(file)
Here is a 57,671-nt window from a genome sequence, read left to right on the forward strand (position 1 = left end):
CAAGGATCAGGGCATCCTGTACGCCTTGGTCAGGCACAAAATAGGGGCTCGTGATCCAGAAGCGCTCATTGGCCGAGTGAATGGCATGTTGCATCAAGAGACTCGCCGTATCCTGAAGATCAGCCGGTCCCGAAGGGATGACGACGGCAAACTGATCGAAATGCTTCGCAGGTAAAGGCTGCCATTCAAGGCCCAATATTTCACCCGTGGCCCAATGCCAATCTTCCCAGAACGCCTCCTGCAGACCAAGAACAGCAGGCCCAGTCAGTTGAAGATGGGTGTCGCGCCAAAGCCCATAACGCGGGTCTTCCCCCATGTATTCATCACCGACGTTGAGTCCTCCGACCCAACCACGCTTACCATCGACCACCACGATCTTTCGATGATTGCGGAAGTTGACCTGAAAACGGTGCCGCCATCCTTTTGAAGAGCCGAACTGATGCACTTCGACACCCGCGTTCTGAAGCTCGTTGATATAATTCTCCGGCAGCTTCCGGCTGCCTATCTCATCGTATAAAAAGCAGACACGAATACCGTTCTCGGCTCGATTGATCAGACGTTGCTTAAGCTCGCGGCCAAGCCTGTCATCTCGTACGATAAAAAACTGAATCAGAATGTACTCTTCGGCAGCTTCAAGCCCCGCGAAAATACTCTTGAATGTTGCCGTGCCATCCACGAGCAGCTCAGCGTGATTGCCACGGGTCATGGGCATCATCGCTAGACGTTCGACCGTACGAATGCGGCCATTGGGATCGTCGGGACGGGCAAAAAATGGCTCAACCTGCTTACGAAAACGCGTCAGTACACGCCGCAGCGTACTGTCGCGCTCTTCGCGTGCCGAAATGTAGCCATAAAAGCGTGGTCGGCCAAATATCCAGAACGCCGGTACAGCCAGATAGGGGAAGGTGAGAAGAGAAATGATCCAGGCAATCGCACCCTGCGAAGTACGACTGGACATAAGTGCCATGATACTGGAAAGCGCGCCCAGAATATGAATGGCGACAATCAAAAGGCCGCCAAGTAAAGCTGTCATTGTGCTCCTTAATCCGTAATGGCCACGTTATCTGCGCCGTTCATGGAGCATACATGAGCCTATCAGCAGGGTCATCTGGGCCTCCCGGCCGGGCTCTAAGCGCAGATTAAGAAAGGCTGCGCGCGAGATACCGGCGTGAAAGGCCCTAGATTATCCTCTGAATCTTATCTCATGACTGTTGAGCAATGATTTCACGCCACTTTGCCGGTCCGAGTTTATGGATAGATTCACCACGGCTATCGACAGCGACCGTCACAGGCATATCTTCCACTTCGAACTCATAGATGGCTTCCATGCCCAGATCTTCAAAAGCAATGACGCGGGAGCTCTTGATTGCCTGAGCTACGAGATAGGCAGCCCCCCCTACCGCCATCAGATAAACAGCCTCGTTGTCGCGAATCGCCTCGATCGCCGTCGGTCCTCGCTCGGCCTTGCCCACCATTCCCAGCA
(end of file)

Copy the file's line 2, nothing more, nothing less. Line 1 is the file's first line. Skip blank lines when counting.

CAAGGATCAGGGCATCCTGTACGCCTTGGTCAGGCACAAAATAGGGGCTCGTGATCCAGAAGCGCTCATTGGCCGAGTGAATGGCATGTTGCATCAAGAGACTCGCCGTATCCTGAAGATCAGCCGGTCCCGAAGGGATGACGACGGCAAACTGATCGAAATGCTTCGCAGGTAAAGGCTGCCATTCAAGGCCCAATATTTCACCCGTGGCCCAATGCCAATCTTCCCAGAACGCCTCCTGCAGACCAAGAACAGCAGGCCCAGTCAGTTGAAGATGGGTGTCGCGCCAAAGCCCATAACGCGGGTCTTCCCCCATGTATTCATCACCGACGTTGAGTCCTCCGACCCAACCACGCTTACCATCGACCACCACGATCTTTCGATGATTGCGGAAGTTGACCTGAAAACGGTGCCGCCATCCTTTTGAAGAGCCGAACTGATGCACTTCGACACCCGCGTTCTGAAGCTCGTTGATATAATTCTCCGGCAGCTTCCGGCTGCCTATCTCATCGTATAAAAAGCAGACACGAATACCGTTCTCGGCTCGATTGATCAGACGTTGCTTAAGCTCGCGGCCAAGCCTGTCATCTCGTACGATAAAAAACTGAATCAGAATGTACTCTTCGGCAGCTTCAAGCCCCGCGAAAATACTCTTGAATGTTGCCGTGCCATCCACGAGCAGCTCAGCGTGATTGCCACGGGTCATGGGCATCATCGCTAGACGTTCGACCGTACGAATGCGGCCATTGGGATCGTCGGGACGGGCAAAAAATGGCTCAACCTGCTTACGAAAACGCGTCAGTACACGCCGCAGCGTACTGTCGCGCTCTTCGCGTGCCGAAATGTAGCCATAAAAGCGTGGTCGGCCAAATATCCAGAACGCCGGTACAGCCAGATAGGGGAAGGTGAGAAGAGAAATGATCCAGGCAATCGCACCCTGCGAAGTACGACTGGACATAAGTGCCATGATACTGGAAAGCGCGCCCAGAATATGAATGGCGACAATCAAAAGGCCGCCAAGTAAAGCTGTCATTGTGCTCCTTAATCCGTAATGGCCACGTTATCTGCGCCGTTCATGGAGCATACATGAGCCTATCAGCAGGGTCATCTGGGCCTCCCGGCCGGGCTCTAAGCGCAGATTAAGAAAGGCTGCGCGCGAGATACCGGCGTGAAAGGCCCTAGATTATCCTCTGAATCTTATCTCATGACTGTTGAGCAATGATTTCACGCCACTTTGCCGGTCCGAGTTTATGGATAGATTCACCACGGCTATCGACAGCGACCGTCACAGGCATATCTTCCACTTCGAACTCATAGATGGCTTCCATGCCCAGATCTTCAAAAGCAATGACGCGGGAGCTCTTGATTGCCTGAGCTACGAGATAGGCAGCCCCCCCTACCGCCATCAGATAAACAGCCTCGTTGTCGCGAATCGCCTCGATCGCCGTCGGTCCTCGCTCGGCCTTGCCCACCATTCCCAGCA